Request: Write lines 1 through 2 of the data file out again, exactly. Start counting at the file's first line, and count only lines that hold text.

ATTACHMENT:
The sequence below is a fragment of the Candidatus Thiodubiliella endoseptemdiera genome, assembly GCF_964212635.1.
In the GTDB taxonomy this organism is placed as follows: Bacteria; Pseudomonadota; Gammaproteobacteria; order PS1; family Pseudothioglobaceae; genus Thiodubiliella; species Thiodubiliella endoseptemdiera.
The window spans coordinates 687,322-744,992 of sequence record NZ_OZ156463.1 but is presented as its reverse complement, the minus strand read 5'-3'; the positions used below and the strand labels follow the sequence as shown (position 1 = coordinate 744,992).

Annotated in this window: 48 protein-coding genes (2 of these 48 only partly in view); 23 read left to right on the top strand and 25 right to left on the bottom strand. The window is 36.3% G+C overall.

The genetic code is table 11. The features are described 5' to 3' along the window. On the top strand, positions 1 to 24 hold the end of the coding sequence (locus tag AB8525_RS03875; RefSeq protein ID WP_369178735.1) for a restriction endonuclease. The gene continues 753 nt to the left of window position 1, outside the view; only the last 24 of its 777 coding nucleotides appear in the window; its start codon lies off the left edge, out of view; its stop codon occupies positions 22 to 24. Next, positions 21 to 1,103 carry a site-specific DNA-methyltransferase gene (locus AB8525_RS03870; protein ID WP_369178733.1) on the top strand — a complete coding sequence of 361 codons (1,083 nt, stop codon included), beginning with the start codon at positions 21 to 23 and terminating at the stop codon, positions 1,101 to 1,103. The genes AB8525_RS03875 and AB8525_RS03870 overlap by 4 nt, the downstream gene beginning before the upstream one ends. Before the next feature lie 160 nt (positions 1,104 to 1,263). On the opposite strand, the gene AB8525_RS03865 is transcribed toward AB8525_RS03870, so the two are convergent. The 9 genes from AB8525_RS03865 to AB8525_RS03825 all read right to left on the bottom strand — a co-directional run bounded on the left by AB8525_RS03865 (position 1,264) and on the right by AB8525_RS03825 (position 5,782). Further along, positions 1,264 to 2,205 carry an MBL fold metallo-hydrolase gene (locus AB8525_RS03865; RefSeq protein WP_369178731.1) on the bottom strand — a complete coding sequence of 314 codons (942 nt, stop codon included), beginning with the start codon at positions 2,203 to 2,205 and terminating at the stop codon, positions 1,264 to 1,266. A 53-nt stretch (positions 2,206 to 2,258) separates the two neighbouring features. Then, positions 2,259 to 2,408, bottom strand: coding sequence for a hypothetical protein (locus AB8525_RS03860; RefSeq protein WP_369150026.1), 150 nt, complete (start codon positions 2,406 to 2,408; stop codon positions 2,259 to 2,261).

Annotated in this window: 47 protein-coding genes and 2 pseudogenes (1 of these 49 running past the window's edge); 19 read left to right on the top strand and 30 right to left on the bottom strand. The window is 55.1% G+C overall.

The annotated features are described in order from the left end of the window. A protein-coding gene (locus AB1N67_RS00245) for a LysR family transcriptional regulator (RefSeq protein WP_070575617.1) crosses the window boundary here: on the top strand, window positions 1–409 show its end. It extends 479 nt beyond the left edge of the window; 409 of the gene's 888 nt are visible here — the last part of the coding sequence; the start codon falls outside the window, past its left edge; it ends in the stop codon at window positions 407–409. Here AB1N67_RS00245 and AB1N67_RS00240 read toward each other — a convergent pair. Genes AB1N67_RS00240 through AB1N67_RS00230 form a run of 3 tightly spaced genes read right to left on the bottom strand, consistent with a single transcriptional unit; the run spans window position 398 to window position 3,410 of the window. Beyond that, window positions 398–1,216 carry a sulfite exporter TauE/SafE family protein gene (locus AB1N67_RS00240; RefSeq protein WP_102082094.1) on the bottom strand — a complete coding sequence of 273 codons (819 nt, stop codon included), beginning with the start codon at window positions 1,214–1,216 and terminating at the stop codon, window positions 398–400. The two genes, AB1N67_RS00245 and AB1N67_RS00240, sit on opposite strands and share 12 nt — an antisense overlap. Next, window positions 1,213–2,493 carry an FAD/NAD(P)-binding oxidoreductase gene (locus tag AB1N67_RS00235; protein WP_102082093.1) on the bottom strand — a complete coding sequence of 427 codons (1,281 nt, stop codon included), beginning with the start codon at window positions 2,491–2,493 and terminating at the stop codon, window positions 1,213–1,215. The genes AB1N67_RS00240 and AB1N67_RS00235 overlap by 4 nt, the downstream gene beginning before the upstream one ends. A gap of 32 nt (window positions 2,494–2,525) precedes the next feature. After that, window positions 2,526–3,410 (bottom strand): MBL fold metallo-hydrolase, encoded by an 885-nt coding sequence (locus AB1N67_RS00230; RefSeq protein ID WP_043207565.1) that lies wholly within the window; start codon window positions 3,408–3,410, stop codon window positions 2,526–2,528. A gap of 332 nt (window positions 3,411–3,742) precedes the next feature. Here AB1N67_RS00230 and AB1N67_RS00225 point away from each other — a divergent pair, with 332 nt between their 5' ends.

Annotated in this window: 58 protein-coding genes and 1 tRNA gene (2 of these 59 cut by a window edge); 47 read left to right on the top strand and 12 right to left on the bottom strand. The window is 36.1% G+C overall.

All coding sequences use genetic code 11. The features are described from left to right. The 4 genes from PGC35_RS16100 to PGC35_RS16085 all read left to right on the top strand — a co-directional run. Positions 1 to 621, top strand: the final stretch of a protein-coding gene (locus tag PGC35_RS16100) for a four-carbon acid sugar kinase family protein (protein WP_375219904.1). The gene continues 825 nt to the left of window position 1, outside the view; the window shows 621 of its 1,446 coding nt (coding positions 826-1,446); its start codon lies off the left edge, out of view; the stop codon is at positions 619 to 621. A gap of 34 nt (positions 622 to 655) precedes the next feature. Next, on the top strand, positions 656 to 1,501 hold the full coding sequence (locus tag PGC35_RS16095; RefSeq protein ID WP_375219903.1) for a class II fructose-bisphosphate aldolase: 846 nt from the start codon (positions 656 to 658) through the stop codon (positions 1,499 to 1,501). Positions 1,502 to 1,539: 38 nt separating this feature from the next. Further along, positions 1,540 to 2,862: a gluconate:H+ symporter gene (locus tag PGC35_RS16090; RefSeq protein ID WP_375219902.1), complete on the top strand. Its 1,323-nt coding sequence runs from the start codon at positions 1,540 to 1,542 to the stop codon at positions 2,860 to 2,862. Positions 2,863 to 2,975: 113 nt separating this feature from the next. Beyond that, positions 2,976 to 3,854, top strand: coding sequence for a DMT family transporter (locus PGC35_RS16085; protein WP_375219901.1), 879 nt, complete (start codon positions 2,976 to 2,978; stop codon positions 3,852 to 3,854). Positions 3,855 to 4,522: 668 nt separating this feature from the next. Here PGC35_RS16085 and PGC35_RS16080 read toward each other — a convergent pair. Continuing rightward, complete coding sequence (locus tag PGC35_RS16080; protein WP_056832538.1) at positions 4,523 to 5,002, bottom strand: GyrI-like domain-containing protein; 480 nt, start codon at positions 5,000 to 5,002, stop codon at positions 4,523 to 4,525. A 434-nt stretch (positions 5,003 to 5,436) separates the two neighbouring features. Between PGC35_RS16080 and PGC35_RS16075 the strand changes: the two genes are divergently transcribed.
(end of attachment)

The sequence below is a fragment of the Candidatus Thiodubiliella endoseptemdiera genome, assembly GCF_964212635.1.
In the GTDB taxonomy this organism is placed as follows: Bacteria; Pseudomonadota; Gammaproteobacteria; order PS1; family Pseudothioglobaceae; genus Thiodubiliella; species Thiodubiliella endoseptemdiera.